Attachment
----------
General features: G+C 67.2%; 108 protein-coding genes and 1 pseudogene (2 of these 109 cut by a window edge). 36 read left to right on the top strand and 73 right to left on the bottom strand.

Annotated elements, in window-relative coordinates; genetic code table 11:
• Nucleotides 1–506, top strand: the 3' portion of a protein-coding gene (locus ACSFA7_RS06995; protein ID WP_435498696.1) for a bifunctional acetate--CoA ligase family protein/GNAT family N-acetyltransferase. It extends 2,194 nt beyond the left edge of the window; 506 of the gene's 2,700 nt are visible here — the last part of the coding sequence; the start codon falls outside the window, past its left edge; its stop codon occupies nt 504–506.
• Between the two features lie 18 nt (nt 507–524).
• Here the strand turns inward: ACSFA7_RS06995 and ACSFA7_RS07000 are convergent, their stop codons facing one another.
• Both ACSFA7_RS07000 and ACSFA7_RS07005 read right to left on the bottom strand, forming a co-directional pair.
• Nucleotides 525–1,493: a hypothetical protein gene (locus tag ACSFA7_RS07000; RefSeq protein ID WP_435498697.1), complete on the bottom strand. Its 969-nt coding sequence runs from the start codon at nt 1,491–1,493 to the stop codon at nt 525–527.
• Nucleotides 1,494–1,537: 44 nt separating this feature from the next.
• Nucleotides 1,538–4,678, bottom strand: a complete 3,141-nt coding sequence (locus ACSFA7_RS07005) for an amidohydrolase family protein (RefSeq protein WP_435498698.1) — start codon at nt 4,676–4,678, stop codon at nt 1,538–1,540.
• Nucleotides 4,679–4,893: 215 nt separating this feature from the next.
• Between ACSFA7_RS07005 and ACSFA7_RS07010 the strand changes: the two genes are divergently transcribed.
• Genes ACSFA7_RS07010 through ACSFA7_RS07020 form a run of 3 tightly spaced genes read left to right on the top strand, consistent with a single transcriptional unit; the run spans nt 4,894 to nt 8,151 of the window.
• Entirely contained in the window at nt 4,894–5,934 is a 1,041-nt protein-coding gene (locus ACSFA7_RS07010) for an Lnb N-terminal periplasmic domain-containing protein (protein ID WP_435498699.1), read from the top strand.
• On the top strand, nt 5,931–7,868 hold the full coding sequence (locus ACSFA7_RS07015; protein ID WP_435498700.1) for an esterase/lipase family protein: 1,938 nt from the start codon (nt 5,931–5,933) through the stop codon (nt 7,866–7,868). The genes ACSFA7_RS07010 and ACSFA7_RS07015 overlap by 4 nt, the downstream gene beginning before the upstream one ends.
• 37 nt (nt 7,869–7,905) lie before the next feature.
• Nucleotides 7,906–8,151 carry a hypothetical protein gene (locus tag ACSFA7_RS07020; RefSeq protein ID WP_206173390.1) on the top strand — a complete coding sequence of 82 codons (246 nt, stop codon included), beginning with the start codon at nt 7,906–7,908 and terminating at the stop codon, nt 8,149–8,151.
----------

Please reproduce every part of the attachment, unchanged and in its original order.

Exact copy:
General features: G+C 67.2%; 108 protein-coding genes and 1 pseudogene (2 of these 109 cut by a window edge). 36 read left to right on the top strand and 73 right to left on the bottom strand.

Annotated elements, in window-relative coordinates; genetic code table 11:
• Nucleotides 1–506, top strand: the 3' portion of a protein-coding gene (locus ACSFA7_RS06995; protein ID WP_435498696.1) for a bifunctional acetate--CoA ligase family protein/GNAT family N-acetyltransferase. It extends 2,194 nt beyond the left edge of the window; 506 of the gene's 2,700 nt are visible here — the last part of the coding sequence; the start codon falls outside the window, past its left edge; its stop codon occupies nt 504–506.
• Between the two features lie 18 nt (nt 507–524).
• Here the strand turns inward: ACSFA7_RS06995 and ACSFA7_RS07000 are convergent, their stop codons facing one another.
• Both ACSFA7_RS07000 and ACSFA7_RS07005 read right to left on the bottom strand, forming a co-directional pair.
• Nucleotides 525–1,493: a hypothetical protein gene (locus tag ACSFA7_RS07000; RefSeq protein ID WP_435498697.1), complete on the bottom strand. Its 969-nt coding sequence runs from the start codon at nt 1,491–1,493 to the stop codon at nt 525–527.
• Nucleotides 1,494–1,537: 44 nt separating this feature from the next.
• Nucleotides 1,538–4,678, bottom strand: a complete 3,141-nt coding sequence (locus ACSFA7_RS07005) for an amidohydrolase family protein (RefSeq protein WP_435498698.1) — start codon at nt 4,676–4,678, stop codon at nt 1,538–1,540.
• Nucleotides 4,679–4,893: 215 nt separating this feature from the next.
• Between ACSFA7_RS07005 and ACSFA7_RS07010 the strand changes: the two genes are divergently transcribed.
• Genes ACSFA7_RS07010 through ACSFA7_RS07020 form a run of 3 tightly spaced genes read left to right on the top strand, consistent with a single transcriptional unit; the run spans nt 4,894 to nt 8,151 of the window.
• Entirely contained in the window at nt 4,894–5,934 is a 1,041-nt protein-coding gene (locus ACSFA7_RS07010) for an Lnb N-terminal periplasmic domain-containing protein (protein ID WP_435498699.1), read from the top strand.
• On the top strand, nt 5,931–7,868 hold the full coding sequence (locus ACSFA7_RS07015; protein ID WP_435498700.1) for an esterase/lipase family protein: 1,938 nt from the start codon (nt 5,931–5,933) through the stop codon (nt 7,866–7,868). The genes ACSFA7_RS07010 and ACSFA7_RS07015 overlap by 4 nt, the downstream gene beginning before the upstream one ends.
• 37 nt (nt 7,869–7,905) lie before the next feature.
• Nucleotides 7,906–8,151 carry a hypothetical protein gene (locus tag ACSFA7_RS07020; RefSeq protein ID WP_206173390.1) on the top strand — a complete coding sequence of 82 codons (246 nt, stop codon included), beginning with the start codon at nt 7,906–7,908 and terminating at the stop codon, nt 8,149–8,151.